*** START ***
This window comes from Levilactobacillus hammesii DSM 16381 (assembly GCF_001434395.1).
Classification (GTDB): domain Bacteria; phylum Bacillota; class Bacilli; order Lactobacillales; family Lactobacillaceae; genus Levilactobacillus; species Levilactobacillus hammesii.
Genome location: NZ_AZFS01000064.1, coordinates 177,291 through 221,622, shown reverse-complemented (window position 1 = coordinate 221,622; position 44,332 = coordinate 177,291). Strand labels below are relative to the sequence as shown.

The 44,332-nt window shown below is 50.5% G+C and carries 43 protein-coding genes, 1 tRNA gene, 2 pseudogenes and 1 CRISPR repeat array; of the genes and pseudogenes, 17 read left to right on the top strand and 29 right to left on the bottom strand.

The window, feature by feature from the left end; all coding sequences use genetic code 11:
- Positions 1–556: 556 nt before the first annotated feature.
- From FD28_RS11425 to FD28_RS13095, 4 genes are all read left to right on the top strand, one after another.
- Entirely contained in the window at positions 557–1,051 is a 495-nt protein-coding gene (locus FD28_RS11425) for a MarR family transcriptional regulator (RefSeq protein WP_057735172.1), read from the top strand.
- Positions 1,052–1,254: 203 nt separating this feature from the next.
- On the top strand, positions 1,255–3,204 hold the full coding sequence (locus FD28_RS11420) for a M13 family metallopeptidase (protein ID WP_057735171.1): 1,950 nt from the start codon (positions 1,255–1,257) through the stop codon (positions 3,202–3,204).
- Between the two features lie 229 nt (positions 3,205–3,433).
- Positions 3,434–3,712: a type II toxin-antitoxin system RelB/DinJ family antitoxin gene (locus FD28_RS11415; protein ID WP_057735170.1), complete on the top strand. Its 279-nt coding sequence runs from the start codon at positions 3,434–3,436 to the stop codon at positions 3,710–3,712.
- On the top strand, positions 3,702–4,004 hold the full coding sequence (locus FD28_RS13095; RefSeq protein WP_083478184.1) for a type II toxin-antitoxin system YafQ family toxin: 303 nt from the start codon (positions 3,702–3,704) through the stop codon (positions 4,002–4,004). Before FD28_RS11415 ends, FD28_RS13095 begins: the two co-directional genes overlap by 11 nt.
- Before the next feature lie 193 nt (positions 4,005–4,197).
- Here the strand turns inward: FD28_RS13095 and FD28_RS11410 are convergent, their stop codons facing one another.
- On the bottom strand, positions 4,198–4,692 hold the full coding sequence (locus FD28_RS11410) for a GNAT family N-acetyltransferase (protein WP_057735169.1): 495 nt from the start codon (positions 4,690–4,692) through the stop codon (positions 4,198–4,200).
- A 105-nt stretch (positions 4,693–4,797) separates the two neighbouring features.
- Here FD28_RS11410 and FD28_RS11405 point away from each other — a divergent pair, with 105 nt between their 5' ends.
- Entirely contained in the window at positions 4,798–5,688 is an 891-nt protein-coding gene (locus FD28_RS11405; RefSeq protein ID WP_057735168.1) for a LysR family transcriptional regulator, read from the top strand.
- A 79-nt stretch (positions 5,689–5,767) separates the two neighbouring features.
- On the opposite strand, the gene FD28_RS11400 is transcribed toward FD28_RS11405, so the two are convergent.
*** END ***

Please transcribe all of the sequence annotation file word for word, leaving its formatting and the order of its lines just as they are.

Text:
This window comes from Levilactobacillus hammesii DSM 16381 (assembly GCF_001434395.1).
Classification (GTDB): domain Bacteria; phylum Bacillota; class Bacilli; order Lactobacillales; family Lactobacillaceae; genus Levilactobacillus; species Levilactobacillus hammesii.
Genome location: NZ_AZFS01000064.1, coordinates 177,291 through 221,622, shown reverse-complemented (window position 1 = coordinate 221,622; position 44,332 = coordinate 177,291). Strand labels below are relative to the sequence as shown.

The 44,332-nt window shown below is 50.5% G+C and carries 43 protein-coding genes, 1 tRNA gene, 2 pseudogenes and 1 CRISPR repeat array; of the genes and pseudogenes, 17 read left to right on the top strand and 29 right to left on the bottom strand.

The window, feature by feature from the left end; all coding sequences use genetic code 11:
- Positions 1–556: 556 nt before the first annotated feature.
- From FD28_RS11425 to FD28_RS13095, 4 genes are all read left to right on the top strand, one after another.
- Entirely contained in the window at positions 557–1,051 is a 495-nt protein-coding gene (locus FD28_RS11425) for a MarR family transcriptional regulator (RefSeq protein WP_057735172.1), read from the top strand.
- Positions 1,052–1,254: 203 nt separating this feature from the next.
- On the top strand, positions 1,255–3,204 hold the full coding sequence (locus FD28_RS11420) for a M13 family metallopeptidase (protein ID WP_057735171.1): 1,950 nt from the start codon (positions 1,255–1,257) through the stop codon (positions 3,202–3,204).
- Between the two features lie 229 nt (positions 3,205–3,433).
- Positions 3,434–3,712: a type II toxin-antitoxin system RelB/DinJ family antitoxin gene (locus FD28_RS11415; protein ID WP_057735170.1), complete on the top strand. Its 279-nt coding sequence runs from the start codon at positions 3,434–3,436 to the stop codon at positions 3,710–3,712.
- On the top strand, positions 3,702–4,004 hold the full coding sequence (locus FD28_RS13095; RefSeq protein WP_083478184.1) for a type II toxin-antitoxin system YafQ family toxin: 303 nt from the start codon (positions 3,702–3,704) through the stop codon (positions 4,002–4,004). Before FD28_RS11415 ends, FD28_RS13095 begins: the two co-directional genes overlap by 11 nt.
- Before the next feature lie 193 nt (positions 4,005–4,197).
- Here the strand turns inward: FD28_RS13095 and FD28_RS11410 are convergent, their stop codons facing one another.
- On the bottom strand, positions 4,198–4,692 hold the full coding sequence (locus FD28_RS11410) for a GNAT family N-acetyltransferase (protein WP_057735169.1): 495 nt from the start codon (positions 4,690–4,692) through the stop codon (positions 4,198–4,200).
- A 105-nt stretch (positions 4,693–4,797) separates the two neighbouring features.
- Here FD28_RS11410 and FD28_RS11405 point away from each other — a divergent pair, with 105 nt between their 5' ends.
- Entirely contained in the window at positions 4,798–5,688 is an 891-nt protein-coding gene (locus FD28_RS11405; RefSeq protein ID WP_057735168.1) for a LysR family transcriptional regulator, read from the top strand.
- A 79-nt stretch (positions 5,689–5,767) separates the two neighbouring features.
- On the opposite strand, the gene FD28_RS11400 is transcribed toward FD28_RS11405, so the two are convergent.